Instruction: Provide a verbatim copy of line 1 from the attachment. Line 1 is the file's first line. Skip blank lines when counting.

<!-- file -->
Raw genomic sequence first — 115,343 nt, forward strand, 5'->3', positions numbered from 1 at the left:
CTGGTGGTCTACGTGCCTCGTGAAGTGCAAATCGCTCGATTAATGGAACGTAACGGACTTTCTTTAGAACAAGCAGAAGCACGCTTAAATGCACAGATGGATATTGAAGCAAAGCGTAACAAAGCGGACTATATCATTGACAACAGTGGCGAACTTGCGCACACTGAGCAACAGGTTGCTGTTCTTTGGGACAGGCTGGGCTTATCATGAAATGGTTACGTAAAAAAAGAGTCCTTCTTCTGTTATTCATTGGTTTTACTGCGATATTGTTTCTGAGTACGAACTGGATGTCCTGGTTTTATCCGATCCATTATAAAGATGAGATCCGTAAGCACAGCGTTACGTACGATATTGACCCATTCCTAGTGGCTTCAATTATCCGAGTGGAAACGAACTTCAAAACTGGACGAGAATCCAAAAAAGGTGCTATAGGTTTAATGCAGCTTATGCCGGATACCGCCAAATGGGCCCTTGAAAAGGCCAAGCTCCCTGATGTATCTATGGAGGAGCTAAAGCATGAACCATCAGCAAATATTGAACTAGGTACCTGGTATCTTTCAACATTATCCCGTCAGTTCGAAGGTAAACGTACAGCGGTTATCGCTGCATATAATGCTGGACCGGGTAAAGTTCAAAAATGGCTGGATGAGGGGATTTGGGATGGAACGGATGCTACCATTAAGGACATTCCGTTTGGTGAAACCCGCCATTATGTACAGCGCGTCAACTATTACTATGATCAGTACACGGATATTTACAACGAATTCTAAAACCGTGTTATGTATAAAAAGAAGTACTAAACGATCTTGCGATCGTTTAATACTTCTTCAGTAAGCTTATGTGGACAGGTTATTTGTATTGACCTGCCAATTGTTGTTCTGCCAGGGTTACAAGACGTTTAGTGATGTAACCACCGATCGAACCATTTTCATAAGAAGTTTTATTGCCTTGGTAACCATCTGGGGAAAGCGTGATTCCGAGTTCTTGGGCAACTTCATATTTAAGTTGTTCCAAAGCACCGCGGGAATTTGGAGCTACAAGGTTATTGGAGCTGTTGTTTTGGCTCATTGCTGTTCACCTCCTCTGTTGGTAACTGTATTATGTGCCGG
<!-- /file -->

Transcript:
Raw genomic sequence first — 115,343 nt, forward strand, 5'->3', positions numbered from 1 at the left: